پنجشنبه ششم جولای 1944کتاب: آن فرانک: خاطرات یک دختر جوان / فصل 82
پنجشنبه ششم جولای 1944
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متن انگلیسی فصل
THURSDAY, JULY 6, 1944
My blood runs cold when Peter talks about becoming a criminal or a speculator; of course, he’s joking, but I still have the feeling he’s afraid of his own weakness.
Margot and Peter are always saying to me, “If I had your spunk and your strength, if I had your drive and unflagging energy, could. . .
Is it really such an admirable trait not to let myself be influenced by others? Am I right in following my own conscience?
To be honest, I can’t imagine how anyone could say “I’m weak” and then stay that way. If you know that about yourself, why not fight it, why not develop your character? Their answer has always been: “Because it’s much easier not to!” This reply leaves me feeling rather discouraged. Easy? Does that mean a life of deceit and laziness is easy too? Oh no, that can’t be true. It can’t be true that people are so readily tempted by ease. . . and money. I’ve given a lot of thought to what my answer should be, to how I should get Peter to believe in himself and, most of all, to change himself for the better. I don’t know whether I’m on the right track.
I’ve often imagined how nice it would be if someone were to confide everything to me. But now that it’s reached that point, I realize how difficult it is to put yourself in someope else’s shoes and find the right answer. Especially since “easy” and “money” are new and com- pletely alien concepts to me.
Peter’s beginning to lean on me and I don’t want that, not under any circumstances. It’s hard enough standing on your own two feet, but when you also have to remain true to your character and soul, it’s harder still.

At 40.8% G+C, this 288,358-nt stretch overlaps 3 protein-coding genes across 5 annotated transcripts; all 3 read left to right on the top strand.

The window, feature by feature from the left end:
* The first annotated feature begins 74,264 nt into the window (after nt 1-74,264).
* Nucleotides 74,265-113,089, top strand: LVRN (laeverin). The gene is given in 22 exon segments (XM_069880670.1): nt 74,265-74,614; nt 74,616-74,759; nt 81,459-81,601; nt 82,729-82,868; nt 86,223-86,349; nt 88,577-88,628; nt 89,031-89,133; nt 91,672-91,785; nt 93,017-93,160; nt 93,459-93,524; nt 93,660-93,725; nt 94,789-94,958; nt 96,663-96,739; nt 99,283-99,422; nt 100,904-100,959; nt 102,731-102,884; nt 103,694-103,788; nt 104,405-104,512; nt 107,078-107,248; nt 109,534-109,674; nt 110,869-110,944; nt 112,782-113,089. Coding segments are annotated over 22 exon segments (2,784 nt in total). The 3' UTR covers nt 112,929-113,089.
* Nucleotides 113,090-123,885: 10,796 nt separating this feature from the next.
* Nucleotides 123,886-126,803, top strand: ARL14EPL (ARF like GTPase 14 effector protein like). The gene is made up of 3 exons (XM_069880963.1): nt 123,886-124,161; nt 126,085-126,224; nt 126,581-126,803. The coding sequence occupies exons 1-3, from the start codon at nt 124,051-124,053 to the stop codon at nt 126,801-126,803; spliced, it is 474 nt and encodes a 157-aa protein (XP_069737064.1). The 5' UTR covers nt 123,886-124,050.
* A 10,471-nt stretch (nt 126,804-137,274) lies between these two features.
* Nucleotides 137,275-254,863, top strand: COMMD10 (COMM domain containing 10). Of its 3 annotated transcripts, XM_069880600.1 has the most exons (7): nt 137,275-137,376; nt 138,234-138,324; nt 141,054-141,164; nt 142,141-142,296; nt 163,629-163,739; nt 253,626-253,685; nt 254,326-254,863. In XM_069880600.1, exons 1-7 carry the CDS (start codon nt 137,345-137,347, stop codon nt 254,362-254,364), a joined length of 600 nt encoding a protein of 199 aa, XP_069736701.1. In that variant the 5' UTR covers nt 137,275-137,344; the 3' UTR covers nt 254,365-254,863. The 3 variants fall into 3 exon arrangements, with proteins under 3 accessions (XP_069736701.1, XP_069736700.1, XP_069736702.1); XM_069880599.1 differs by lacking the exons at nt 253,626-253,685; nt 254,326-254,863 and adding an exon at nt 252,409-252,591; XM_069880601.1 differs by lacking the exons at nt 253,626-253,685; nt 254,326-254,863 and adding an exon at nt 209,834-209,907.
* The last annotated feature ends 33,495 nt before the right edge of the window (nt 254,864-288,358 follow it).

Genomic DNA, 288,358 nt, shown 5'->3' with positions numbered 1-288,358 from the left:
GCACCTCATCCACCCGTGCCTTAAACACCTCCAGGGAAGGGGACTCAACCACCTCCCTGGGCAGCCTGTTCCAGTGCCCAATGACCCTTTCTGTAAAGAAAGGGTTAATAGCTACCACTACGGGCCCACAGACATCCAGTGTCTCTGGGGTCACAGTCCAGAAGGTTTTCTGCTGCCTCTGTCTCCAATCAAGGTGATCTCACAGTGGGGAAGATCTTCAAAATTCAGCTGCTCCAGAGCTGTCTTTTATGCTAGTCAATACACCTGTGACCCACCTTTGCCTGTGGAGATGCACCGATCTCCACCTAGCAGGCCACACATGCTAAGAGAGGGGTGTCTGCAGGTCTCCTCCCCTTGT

I’ve been drifting around at sea, have spent days searching for an effective antidote to that terrible word “easy.” How can I make it clear to him that, while it may seem easy and wonderful, it will drag him down to the depths, to a place where he’ll no longer find friends, support or beauty, so far down that he may never rise to the surface again?
We’re all alive, but we don’t know why or what for; we’re all searching for happiness; we’re all leading lives that are different and yet the same. We three have been raised in good famthes, we have the opportunity to get an education and make something of ourselves. We have many reasons to hope for great happiness, but. . . we have to earn it. And that’s something you can’t achieve by taking the easy way out. Earning happiness means doing good and working, not speculating and being lazy. Laziness may look inviting, but only work gives you true satisfaction.
I can’t understand people who don’t like to work, but that isn’t Peter’s problem either. He just doesn’t have a goal, plus he thinks he’s too stupid and inferior to ever achieve anything. Poor boy, he’s never known how it feels to make someone else happy, and I’m afraid I can’t teach him. He isn’t religious, scoffs at Jesus Christ and takes the Lord’s name in vain, and though I’m not Orthodox either, it hurts me every time to see him so lonely, so scornful, so wretched.
People who are religious should be glad, since not everyone is blessed with the ability to believe in a higher order. You don’t even have to live in fear of eternal punishment; the concepts of purgatory, heaven and hell are difficult for many people to accept, yet religion itself, any religion, keeps a person on the right path. Not the fear of God, but upholding your own sense of honor and obeying your own conscience. How noble and good everyone could be if, at the end of each day, they were to review their own behavior and weigh up the rights and wrongs. They would automatically try to do better at the start of each new day and, after a while, would certainly accomplish a great deal. Everyone is welcome to this prescription; it costs nothing and is definitely useful. Those who don’t know will have to find out by experience that “a quiet conscience gives you strength!”
Yours, Anne M. Frank
SATURDAY, JULY 8, 1944
Mr. Broks was in Beverwijk and managed to get hold of strawberries at the produce auction. They arrived here dusty and full of sand, but in large quantities. No less than twenty-four crates for the office and us. That very same evening we canned the first six jars and made eight jars of jam. The next morning Miep started making jam for the office.